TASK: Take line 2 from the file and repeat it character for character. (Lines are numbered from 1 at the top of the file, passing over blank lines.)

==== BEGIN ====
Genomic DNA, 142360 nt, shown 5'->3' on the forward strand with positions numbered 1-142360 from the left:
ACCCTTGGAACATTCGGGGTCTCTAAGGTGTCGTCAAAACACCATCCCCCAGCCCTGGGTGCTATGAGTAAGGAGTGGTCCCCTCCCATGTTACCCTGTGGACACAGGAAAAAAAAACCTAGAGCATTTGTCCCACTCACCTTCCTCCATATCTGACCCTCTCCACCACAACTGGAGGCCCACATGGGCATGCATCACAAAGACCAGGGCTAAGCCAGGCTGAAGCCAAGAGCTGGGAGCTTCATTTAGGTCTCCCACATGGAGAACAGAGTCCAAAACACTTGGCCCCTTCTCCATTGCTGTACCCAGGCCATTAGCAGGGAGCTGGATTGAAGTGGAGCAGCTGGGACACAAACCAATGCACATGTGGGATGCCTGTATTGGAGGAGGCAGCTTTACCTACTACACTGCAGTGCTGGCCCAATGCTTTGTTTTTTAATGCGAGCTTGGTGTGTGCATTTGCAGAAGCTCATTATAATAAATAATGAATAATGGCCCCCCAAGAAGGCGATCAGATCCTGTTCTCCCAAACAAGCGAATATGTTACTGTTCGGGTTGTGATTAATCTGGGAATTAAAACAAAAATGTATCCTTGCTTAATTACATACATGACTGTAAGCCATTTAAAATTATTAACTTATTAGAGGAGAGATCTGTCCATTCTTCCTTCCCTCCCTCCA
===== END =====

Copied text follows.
ACCCTTGGAACATTCGGGGTCTCTAAGGTGTCGTCAAAACACCATCCCCCAGCCCTGGGTGCTATGAGTAAGGAGTGGTCCCCTCCCATGTTACCCTGTGGACACAGGAAAAAAAAACCTAGAGCATTTGTCCCACTCACCTTCCTCCATATCTGACCCTCTCCACCACAACTGGAGGCCCACATGGGCATGCATCACAAAGACCAGGGCTAAGCCAGGCTGAAGCCAAGAGCTGGGAGCTTCATTTAGGTCTCCCACATGGAGAACAGAGTCCAAAACACTTGGCCCCTTCTCCATTGCTGTACCCAGGCCATTAGCAGGGAGCTGGATTGAAGTGGAGCAGCTGGGACACAAACCAATGCACATGTGGGATGCCTGTATTGGAGGAGGCAGCTTTACCTACTACACTGCAGTGCTGGCCCAATGCTTTGTTTTTTAATGCGAGCTTGGTGTGTGCATTTGCAGAAGCTCATTATAATAAATAATGAATAATGGCCCCCCAAGAAGGCGATCAGATCCTGTTCTCCCAAACAAGCGAATATGTTACTGTTCGGGTTGTGATTAATCTGGGAATTAAAACAAAAATGTATCCTTGCTTAATTACATACATGACTGTAAGCCATTTAAAATTATTAACTTATTAGAGGAGAGATCTGTCCATTCTTCCTTCCCTCCCTCCA